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Industry Leaders Blast Day-And-Date Releases: ‘It Doesn’t Work For Anyone’

Photo form CinemaCon Instagram

Industry Leaders Blast Day-And-Date Releases: ‘It Doesn’t Work For Anyone’

By Movieguide® Staff

AMC’s Adam Aron and National Association of Theatre Owners chief John Fithian implored attendees of CinemaCon to return to a theatrical exhibition, claiming that the hybrid strategies employed by HBO Max and Disney+ will not revive the entertainment industry.

“Exclusive release periods remain vital to the success of the theatrical business,” Fithian said. “To make one thing crystal clear that the best work that they make is made for the big screen. Leading creatives know better, and they are on the right side of history.

“Simultaneous release does not work,” Fithian added. “It doesn’t work for anyone. A steady flow of strong movies released with windows is essential to the recovery of the industry and to the profitability for the entire ecosystem.

“Exclusive release periods remain vital to the survival and success of the industry. They won’t be what they were before, but they can’t be what they were during the pandemic.”

Many movies’ failures to perform at the box office have been attributed to their simultaneous release on streaming.

Most recently, Disney Marvel’s BLACK WIDOW box office dropped by over 60% after an impressive opening weekend, according to Deadline. Moreover, the sci-fi thriller REMINISCENCE, starring Hugh Jackman, earned only $2 million—a low number even by pandemic standards.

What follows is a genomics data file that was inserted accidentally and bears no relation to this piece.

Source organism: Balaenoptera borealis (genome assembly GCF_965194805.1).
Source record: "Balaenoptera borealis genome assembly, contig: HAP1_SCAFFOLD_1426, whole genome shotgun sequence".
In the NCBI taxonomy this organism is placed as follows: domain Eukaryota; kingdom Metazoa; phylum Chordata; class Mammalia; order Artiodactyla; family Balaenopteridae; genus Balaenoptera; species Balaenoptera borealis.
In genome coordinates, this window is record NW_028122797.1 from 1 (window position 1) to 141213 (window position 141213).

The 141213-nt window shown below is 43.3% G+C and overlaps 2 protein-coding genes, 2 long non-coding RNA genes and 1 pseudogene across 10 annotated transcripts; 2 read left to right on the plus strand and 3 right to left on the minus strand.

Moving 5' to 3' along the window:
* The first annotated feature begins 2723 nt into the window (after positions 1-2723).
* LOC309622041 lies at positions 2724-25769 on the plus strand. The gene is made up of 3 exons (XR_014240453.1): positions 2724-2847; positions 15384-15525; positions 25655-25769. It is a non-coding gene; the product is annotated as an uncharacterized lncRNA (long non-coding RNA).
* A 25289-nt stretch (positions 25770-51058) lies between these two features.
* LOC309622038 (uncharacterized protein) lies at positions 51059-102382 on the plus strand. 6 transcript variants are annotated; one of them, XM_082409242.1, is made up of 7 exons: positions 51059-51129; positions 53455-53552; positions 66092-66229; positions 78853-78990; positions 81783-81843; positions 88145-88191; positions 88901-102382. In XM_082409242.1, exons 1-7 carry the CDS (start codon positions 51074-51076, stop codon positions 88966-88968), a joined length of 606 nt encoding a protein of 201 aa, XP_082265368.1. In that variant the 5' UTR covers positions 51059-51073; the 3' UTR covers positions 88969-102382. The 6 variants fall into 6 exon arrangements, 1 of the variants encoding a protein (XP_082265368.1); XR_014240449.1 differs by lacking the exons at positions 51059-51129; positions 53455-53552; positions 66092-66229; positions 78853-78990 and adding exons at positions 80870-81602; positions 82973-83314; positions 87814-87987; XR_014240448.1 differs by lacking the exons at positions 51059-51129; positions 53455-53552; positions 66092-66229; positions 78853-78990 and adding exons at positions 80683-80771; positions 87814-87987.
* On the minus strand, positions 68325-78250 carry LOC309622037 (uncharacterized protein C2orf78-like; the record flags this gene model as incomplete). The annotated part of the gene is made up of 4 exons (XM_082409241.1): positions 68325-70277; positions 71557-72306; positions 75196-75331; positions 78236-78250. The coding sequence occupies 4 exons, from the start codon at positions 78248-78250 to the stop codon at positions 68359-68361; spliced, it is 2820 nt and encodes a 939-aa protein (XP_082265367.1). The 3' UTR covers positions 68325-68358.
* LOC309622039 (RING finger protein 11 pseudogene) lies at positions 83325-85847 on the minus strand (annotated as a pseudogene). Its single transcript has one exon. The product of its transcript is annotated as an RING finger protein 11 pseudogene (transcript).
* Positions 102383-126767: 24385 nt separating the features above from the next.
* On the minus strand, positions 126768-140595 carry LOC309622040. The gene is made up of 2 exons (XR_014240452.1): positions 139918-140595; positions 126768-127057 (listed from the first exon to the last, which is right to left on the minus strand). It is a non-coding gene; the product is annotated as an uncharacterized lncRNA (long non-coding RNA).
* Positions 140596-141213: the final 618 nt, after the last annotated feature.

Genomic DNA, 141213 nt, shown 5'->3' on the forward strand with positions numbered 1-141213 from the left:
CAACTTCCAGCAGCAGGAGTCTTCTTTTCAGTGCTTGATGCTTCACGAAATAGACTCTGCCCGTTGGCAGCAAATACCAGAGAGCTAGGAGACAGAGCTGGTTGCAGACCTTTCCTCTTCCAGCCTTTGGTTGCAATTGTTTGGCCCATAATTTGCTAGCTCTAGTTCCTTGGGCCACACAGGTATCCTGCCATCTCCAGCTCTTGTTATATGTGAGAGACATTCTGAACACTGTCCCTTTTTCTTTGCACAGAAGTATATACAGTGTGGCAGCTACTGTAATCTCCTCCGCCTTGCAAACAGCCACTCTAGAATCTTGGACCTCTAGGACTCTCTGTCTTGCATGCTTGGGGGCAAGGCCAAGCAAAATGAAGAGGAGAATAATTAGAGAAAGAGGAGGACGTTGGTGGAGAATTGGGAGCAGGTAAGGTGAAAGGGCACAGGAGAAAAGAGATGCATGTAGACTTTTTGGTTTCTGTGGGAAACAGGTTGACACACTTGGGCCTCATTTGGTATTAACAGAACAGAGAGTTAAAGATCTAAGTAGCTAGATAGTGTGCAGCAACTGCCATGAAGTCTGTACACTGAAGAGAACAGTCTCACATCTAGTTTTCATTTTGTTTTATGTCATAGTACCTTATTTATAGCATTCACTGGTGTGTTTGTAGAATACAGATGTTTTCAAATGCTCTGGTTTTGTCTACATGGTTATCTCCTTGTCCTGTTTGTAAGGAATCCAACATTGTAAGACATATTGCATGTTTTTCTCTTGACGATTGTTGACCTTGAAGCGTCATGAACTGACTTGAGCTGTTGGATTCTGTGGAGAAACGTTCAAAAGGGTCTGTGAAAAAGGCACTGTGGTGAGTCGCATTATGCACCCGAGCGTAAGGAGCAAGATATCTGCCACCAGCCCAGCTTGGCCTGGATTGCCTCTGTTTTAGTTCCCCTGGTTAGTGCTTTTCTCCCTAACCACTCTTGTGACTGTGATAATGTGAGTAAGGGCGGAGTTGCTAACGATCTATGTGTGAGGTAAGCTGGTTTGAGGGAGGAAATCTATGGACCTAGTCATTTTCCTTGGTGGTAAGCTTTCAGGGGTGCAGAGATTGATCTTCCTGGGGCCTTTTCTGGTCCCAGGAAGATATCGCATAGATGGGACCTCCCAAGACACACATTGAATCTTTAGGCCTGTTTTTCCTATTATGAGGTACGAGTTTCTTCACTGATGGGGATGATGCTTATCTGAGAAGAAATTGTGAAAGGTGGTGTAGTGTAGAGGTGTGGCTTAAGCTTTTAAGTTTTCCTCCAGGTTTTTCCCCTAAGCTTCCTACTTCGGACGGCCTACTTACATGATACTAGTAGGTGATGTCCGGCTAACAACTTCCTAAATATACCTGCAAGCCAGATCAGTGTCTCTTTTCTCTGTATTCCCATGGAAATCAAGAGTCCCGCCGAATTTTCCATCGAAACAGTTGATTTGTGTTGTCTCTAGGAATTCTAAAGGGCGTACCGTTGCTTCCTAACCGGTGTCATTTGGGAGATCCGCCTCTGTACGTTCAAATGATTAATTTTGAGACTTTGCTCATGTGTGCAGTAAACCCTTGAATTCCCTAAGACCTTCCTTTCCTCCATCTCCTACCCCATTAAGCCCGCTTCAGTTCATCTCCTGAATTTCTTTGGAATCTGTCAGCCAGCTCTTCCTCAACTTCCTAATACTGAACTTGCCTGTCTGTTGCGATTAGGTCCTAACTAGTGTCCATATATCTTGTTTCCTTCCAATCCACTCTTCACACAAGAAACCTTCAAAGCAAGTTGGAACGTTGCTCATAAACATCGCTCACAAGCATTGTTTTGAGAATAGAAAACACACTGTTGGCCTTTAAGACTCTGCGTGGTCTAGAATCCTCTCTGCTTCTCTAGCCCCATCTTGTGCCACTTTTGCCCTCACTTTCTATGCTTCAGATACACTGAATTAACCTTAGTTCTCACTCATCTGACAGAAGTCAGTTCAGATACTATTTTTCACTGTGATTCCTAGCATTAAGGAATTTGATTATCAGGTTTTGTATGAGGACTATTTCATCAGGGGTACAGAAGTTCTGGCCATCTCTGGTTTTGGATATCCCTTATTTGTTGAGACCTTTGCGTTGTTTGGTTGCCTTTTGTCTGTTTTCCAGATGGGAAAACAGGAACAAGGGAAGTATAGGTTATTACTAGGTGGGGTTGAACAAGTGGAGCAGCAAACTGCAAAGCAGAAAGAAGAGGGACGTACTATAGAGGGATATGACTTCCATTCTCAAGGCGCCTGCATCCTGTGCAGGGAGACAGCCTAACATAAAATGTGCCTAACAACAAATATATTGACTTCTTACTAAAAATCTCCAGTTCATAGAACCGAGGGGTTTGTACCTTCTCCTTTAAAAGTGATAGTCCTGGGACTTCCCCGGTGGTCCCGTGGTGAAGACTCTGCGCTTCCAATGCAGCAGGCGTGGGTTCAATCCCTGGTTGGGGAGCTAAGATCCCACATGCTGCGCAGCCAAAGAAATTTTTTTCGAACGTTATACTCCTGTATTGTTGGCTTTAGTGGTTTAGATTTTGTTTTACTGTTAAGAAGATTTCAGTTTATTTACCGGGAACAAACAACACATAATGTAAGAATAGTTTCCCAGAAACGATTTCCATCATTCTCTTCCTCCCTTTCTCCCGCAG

Listen now: Movieguide® staff discuss streaming, superstars, theaters, and Tim Tebow in their latest podcast!

 

While Fithian also claimed that adaptability and experimentation were necessary to keep the show going, Aron said that the only way for the box office to succeed is through a theatrical release.

“We are entering a great era of experimentation. Movies that were starting to shy away from theatrical release will grace our screens again. Customers want more options. Our members will redefine what the theatrical experience means,” Fithian said.

Aron added: “The only way to prevent massive piracy, show movies in movie theaters first! There is a happy Hollywood ending that will be unfolding before all of us.”

“Look at the history books,” Aron continued, referencing the Spanish flu. “It was the roaring ’20s! Our industry is that of the sequel. Roaring ’20s is a movie that will be coming soon to a theater near you.”

Both agreed that movies are essential to maintain, even as studios strategize the best way to move forward.

“Cinema is much more than a passive form of entertainment, it’s immersive and life-changing. People around the world had movies taken away from them and the longing to return to the theatrical experience was palpable. The sense of community that cinema creates is more important than ever,” Fithian said.

Read Also: Theater Owners Fear What’s Next, Should COVID-19 Regulations Persist